10 Ways Your Mind Can Help You Heal (According To Science)

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Jo Marchant is an award-winning science journalist, with a PhD in genetics and medical microbiology. In her rigorously reported new book, "Cure: A Journey Into the Science of Mind Over Body," Marchant explores the fascinating research into the mind-body connection, including its ability to help us heal.

Harnessing the healing power of the mind doesn’t mean simply thinking the pain away. We can’t wish ourselves better, however much we might want that to be true.

But by harnessing pathways such as expectation, distraction, and social support we can persuade our bodies to ease off on symptoms such as pain, depression, and fatigue, as well as influence physiological functions such as the gut and immune system.

As a science journalist, I decided to cover this topic in depth in my new book, Cure. To give you an idea of what I discovered, here are 10 scientific findings that show how the mind can help the body:

1. Researchers have found that being immersed in a virtual reality world can cut pain in burn patients by 15 to 40 percent, in addition to the pain relief they get from drugs.

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2. Hypnotherapy helps 70 to 80 percent of patients with irritable bowel syndrome (IBS) for whom all other treatments have failed. When hypnotized, people can influence the speed of gut contractions, a process not usually under conscious control.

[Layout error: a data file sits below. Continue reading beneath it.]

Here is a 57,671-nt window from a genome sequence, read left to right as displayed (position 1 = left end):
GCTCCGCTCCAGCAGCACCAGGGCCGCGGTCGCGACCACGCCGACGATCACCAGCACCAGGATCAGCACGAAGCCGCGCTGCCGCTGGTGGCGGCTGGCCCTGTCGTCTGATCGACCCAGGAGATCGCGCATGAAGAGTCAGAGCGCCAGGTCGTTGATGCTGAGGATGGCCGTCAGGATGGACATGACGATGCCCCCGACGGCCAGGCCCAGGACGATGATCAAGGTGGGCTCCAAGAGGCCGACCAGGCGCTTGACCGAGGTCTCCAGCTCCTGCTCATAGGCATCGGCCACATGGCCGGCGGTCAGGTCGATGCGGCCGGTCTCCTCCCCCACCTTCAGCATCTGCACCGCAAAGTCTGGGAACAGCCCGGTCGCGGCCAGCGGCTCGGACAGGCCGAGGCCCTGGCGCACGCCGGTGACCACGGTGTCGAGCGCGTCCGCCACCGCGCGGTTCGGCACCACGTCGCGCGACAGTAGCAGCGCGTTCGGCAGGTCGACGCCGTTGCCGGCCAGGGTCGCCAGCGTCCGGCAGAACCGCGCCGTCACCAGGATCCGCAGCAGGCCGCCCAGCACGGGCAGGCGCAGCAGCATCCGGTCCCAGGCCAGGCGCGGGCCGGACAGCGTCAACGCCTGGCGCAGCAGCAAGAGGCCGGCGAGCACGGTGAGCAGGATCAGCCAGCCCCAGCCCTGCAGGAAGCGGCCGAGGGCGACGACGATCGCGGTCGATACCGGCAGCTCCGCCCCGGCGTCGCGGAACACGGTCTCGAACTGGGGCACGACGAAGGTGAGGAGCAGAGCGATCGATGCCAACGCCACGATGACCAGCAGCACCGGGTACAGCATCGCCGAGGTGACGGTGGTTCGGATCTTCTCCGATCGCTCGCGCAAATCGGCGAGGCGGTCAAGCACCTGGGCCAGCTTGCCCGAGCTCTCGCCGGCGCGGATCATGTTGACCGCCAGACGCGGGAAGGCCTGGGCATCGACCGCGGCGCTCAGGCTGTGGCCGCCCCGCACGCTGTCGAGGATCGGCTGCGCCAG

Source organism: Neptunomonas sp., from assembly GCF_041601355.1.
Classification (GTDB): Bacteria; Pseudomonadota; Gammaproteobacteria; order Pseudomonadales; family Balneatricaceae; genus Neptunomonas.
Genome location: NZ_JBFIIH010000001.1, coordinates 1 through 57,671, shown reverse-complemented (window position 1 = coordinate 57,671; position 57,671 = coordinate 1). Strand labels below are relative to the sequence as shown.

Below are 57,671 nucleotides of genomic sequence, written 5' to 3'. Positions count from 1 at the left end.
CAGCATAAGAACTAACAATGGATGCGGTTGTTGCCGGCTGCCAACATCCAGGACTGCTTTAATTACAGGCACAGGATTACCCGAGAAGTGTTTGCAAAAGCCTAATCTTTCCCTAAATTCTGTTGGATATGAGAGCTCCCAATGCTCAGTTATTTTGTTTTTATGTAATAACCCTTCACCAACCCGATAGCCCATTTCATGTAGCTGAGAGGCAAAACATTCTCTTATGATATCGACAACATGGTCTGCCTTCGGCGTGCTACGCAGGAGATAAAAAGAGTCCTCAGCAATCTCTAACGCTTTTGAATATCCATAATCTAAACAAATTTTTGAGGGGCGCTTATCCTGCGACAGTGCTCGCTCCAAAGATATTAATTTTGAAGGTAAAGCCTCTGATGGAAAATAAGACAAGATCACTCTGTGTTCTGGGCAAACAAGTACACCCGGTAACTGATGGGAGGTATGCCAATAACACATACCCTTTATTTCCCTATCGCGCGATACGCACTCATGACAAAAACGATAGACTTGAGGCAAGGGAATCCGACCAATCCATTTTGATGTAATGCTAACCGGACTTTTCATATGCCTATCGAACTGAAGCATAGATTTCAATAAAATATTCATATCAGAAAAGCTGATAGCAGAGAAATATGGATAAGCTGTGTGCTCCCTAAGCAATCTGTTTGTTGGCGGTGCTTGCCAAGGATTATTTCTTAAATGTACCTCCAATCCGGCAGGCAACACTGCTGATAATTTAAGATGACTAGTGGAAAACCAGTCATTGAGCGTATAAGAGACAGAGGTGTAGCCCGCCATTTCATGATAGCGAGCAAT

3. In trials of more than 700 patients undergoing invasive medical procedures such as biopsies and tumor removal, those treated with empathy and positive suggestion had less pain and anxiety, needed lower levels of sedative drugs, and suffered fewer complications.

4. Trials of 15,000 women in 16 countries found that those supported by the same midwife throughout childbirth were less likely to need pain relief or surgical intervention and had shorter labors and healthier babies.

5. In a study of 150 patients with terminal lung cancer, those offered the opportunity to talk to a palliative care specialist had better quality of life, were less depressed — and lived longer.

6. Attending an eight-week mindfulness course halves the relapse rate in patients with recurrent major depression.

7. In a trial of 121 patients with multiple sclerosis, those who took a stress management course had fewer new brain lesions (a marker of disease progression) than controls.

8. Volunteers who attended a three-month meditation retreat subsequently had higher levels of telomerase, an enzyme that protects against — and can perhaps even reverse — cellular aging.

9. Married cancer patients are 20 percent less likely to die from their disease than those who are single, even after controlling for the practical advantages of having a spouse.

10. Elderly volunteers who spent 15 hours a week helping schoolchildren to read were more active, had stronger legs, and did better on cognitive tests than controls. The intervention also reversed age-related decline in their brains.

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